Paddacks - William - Montgomery InGenWeb Project

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Paddacks - William

Source: Crawfordsville Evening Journal 17 Oct 1883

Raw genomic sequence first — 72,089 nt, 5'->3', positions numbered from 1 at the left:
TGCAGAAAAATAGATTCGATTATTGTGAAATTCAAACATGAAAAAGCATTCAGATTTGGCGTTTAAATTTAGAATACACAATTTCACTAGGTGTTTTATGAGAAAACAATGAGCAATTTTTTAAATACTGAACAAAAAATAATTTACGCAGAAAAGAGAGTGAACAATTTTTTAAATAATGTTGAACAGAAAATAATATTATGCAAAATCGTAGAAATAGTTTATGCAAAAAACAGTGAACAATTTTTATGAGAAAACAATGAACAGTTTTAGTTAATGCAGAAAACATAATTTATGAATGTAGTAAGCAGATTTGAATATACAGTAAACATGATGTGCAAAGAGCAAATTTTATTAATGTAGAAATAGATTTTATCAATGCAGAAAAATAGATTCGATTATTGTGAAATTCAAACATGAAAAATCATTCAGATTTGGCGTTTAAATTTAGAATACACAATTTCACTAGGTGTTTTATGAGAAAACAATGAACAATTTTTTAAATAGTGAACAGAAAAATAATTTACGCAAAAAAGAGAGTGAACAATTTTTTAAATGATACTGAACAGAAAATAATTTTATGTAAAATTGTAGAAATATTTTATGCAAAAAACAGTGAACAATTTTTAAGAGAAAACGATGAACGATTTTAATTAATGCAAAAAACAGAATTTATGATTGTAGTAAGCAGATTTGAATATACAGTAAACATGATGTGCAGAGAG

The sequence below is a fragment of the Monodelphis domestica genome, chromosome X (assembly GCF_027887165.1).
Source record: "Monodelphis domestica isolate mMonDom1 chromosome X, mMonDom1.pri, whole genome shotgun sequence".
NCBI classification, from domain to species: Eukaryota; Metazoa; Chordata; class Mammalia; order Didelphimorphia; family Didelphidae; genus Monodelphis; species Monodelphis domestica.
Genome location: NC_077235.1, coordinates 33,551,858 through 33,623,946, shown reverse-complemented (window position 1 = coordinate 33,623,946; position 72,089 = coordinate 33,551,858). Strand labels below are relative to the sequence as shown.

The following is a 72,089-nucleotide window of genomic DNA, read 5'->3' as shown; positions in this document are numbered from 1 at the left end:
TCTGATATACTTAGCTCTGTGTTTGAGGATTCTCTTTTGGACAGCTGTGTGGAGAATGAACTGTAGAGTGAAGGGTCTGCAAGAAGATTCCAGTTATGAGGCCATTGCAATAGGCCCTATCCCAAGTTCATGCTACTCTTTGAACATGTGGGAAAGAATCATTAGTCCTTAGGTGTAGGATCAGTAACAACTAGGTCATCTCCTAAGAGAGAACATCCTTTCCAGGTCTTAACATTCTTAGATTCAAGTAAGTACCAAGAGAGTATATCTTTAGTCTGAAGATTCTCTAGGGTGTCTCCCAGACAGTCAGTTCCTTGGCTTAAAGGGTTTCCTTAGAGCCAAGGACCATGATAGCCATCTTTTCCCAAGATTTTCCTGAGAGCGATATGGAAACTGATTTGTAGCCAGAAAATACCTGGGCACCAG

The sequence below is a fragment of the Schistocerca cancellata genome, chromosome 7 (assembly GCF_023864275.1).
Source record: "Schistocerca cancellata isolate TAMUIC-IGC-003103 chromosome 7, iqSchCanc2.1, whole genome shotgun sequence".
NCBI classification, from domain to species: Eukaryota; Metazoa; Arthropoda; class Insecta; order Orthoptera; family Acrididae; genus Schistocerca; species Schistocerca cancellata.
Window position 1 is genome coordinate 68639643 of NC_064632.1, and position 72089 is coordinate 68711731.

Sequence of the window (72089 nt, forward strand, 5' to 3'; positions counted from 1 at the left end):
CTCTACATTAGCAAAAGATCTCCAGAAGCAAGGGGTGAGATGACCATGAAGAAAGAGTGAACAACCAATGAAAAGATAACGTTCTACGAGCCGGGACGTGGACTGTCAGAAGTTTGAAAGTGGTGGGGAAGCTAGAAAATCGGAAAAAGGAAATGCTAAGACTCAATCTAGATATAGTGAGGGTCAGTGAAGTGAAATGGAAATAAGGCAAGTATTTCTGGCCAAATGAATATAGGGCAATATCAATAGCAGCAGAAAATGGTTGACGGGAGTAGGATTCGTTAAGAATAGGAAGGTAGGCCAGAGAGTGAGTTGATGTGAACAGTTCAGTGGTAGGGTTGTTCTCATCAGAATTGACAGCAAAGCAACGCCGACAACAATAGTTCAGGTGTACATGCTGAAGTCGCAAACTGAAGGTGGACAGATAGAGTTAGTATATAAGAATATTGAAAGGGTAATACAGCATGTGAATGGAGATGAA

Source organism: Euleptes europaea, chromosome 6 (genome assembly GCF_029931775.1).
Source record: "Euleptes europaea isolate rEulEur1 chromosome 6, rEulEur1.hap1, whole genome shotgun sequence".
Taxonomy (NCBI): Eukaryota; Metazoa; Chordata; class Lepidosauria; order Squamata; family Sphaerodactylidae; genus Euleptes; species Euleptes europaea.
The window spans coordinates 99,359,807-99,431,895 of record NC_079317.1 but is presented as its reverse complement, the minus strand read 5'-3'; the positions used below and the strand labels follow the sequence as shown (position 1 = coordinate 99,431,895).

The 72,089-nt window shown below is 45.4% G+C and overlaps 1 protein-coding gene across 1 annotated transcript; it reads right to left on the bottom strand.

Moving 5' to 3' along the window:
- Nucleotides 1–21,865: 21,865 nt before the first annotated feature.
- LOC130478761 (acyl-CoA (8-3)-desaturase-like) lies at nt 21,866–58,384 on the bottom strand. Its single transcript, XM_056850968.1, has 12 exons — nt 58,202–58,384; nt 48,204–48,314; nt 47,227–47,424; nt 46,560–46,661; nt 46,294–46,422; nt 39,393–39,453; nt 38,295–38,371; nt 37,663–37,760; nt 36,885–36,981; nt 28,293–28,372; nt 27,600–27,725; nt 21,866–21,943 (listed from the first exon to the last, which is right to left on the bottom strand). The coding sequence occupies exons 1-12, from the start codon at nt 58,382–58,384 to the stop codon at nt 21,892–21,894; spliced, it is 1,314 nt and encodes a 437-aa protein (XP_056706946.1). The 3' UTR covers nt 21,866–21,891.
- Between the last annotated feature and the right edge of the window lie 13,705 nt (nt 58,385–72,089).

William A. PADDACKS, nephew of John Nicholson, and, formerly a photographer in this city, was shot and instantly killed by his brother-in-law, Andrew J. Mason at his home on the corner of Paulina and Walnut Streets in Chicago last Sunday evening. Paddacks was married to Eva Mason on July 1, 1880. Owing to the temperate habits of Paddacks the marriage was strongly opposed by his wife's family and since then a feud has existed between them. He was, however, supplied with means to establish himsel fin business in Chicago. After remaining there a short time he came here, his wife accompanying him, and with his brother-in-law, bought the photograph gallery of M.V. Chapman. In a little while he returned to Chicago. A short time since he again came back to Crawfordsville obtaining employment with JW Clemson as a printer. This he likewise gave ujp and returned to Chicago, his vicious habits and associates making it impossible for him to attend to business with any regularity. Last July, his wife finding it impossible to live with him, returned to her father, Chalres Mason who keeps a boarding house at No. 49 Walnut St, Chicago. Two children had been born to them, one only of which is living, a daughter now about 13 years of age. After his last visit to Crawfordsville, about one month since, Paddacks obtained a position as photograph in EJ Lehman's "Fair." He had held no communication with his wife since their separation until Sunday morning when he sent a card to the house stating that he would call at 5 o'clock in the evening to see his daughter. To this his father-in-law objected, but agreed that the child might be taken to see him by some person not related to the family. He had written a note at the same time to AW Quanston, also a son-in-law of Charles Mason, asking for an interview and naming the corner of Wood and Lake streets as the place of meeting. Quanston met him there accordingly, at the time appointed. During the interview Quanston said that Paddacks drew a revolver form his pocket which he said he had bout before coming to Chicago and expressed a regret that he had not killed his father-in-law, whom he called the "old man." He also stated that he was going that evening to see his child. Previous to this Quanston had seen Paddacks enter several saloons, and at the time of the interview he was greatly under the influence of liquor. It was subsequently learned that he had spent the greater part of the time that day in the saloons on Lake street. Anticipating the call AJ Mason had remained at home. About half past 7 Paddacks left the house with a boarder, from whom he separated shortly after. Mason passed down Paulina Street and met Paddacks near a barn in the rear of the premises. Paddacks came out of an alley, it is supposed and with an oath placed his revolver close to Masons face saying, "I've come to see Eva and if you stand in my way, I'll blow your brains out," Mason, who was unarmed said, "Don't, Will," at which Paddacks pulled the trigger of the pistol. The weapon missed fire and Mason, wrestling it from him, attempted to leave the man. Paddacks, however, followed, and when Mason saw him still appraching him, he fired three shots at him. At the last Paddacks fell and died almost instantly. A police officer, who heard the firing, came at once and asked, "Who did the killing?" Mason, who was still holding the pistol replied that he did, and was at once taken into custody. Paddacks received two wounds, either to which would have caused his death, one above the left eye and the other in the region of the heart. The body was removed to Moffett's Undertaking establishment and was buried on Wednesday afternoonat Franklin. John Nicholson, Jr. of this city, went to Indianapolis on Monday and accompanied his aunt, mother of the deceased to Chicago. She is in feeble health and all knowledge of the affair had been kept from her until her arrival in the city. She returned from Franklin with her nephew on Thursday night and is now in the city at the residence of her brother, Nicholson. - transcribed by kbz

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